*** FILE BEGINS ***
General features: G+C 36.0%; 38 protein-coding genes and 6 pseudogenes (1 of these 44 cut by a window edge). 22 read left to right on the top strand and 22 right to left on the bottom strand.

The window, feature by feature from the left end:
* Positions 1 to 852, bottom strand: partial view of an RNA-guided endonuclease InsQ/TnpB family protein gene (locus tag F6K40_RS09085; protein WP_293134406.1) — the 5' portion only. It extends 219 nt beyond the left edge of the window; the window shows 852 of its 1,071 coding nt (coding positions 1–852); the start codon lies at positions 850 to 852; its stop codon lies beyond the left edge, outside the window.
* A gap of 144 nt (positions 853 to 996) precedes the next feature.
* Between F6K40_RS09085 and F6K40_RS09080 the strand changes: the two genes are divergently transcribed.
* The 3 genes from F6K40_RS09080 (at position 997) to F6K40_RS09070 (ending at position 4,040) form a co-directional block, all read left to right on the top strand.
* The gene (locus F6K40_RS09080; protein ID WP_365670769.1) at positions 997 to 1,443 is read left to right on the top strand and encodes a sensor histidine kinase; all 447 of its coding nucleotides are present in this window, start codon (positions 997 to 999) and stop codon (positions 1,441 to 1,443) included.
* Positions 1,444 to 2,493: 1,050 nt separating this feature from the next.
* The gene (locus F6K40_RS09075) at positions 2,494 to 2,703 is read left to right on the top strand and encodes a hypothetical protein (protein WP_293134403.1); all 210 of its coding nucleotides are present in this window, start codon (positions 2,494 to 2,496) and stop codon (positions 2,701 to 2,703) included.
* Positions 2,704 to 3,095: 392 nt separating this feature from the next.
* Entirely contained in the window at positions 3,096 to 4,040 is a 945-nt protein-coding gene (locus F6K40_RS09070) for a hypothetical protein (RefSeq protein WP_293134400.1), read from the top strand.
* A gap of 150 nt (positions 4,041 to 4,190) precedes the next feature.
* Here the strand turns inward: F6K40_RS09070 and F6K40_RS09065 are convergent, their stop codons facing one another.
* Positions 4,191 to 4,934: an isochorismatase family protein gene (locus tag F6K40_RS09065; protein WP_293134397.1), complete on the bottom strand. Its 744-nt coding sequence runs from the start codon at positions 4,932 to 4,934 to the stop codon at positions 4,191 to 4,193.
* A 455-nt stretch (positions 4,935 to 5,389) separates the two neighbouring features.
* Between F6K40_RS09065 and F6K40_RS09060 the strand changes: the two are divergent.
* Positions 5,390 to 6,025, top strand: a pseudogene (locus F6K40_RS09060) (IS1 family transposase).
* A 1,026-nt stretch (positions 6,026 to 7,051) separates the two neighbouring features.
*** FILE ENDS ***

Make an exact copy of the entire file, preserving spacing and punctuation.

General features: G+C 36.0%; 38 protein-coding genes and 6 pseudogenes (1 of these 44 cut by a window edge). 22 read left to right on the top strand and 22 right to left on the bottom strand.

The window, feature by feature from the left end:
* Positions 1 to 852, bottom strand: partial view of an RNA-guided endonuclease InsQ/TnpB family protein gene (locus tag F6K40_RS09085; protein WP_293134406.1) — the 5' portion only. It extends 219 nt beyond the left edge of the window; the window shows 852 of its 1,071 coding nt (coding positions 1–852); the start codon lies at positions 850 to 852; its stop codon lies beyond the left edge, outside the window.
* A gap of 144 nt (positions 853 to 996) precedes the next feature.
* Between F6K40_RS09085 and F6K40_RS09080 the strand changes: the two genes are divergently transcribed.
* The 3 genes from F6K40_RS09080 (at position 997) to F6K40_RS09070 (ending at position 4,040) form a co-directional block, all read left to right on the top strand.
* The gene (locus F6K40_RS09080; protein ID WP_365670769.1) at positions 997 to 1,443 is read left to right on the top strand and encodes a sensor histidine kinase; all 447 of its coding nucleotides are present in this window, start codon (positions 997 to 999) and stop codon (positions 1,441 to 1,443) included.
* Positions 1,444 to 2,493: 1,050 nt separating this feature from the next.
* The gene (locus F6K40_RS09075) at positions 2,494 to 2,703 is read left to right on the top strand and encodes a hypothetical protein (protein WP_293134403.1); all 210 of its coding nucleotides are present in this window, start codon (positions 2,494 to 2,496) and stop codon (positions 2,701 to 2,703) included.
* Positions 2,704 to 3,095: 392 nt separating this feature from the next.
* Entirely contained in the window at positions 3,096 to 4,040 is a 945-nt protein-coding gene (locus F6K40_RS09070) for a hypothetical protein (RefSeq protein WP_293134400.1), read from the top strand.
* A gap of 150 nt (positions 4,041 to 4,190) precedes the next feature.
* Here the strand turns inward: F6K40_RS09070 and F6K40_RS09065 are convergent, their stop codons facing one another.
* Positions 4,191 to 4,934: an isochorismatase family protein gene (locus tag F6K40_RS09065; protein WP_293134397.1), complete on the bottom strand. Its 744-nt coding sequence runs from the start codon at positions 4,932 to 4,934 to the stop codon at positions 4,191 to 4,193.
* A 455-nt stretch (positions 4,935 to 5,389) separates the two neighbouring features.
* Between F6K40_RS09065 and F6K40_RS09060 the strand changes: the two are divergent.
* Positions 5,390 to 6,025, top strand: a pseudogene (locus F6K40_RS09060) (IS1 family transposase).
* A 1,026-nt stretch (positions 6,026 to 7,051) separates the two neighbouring features.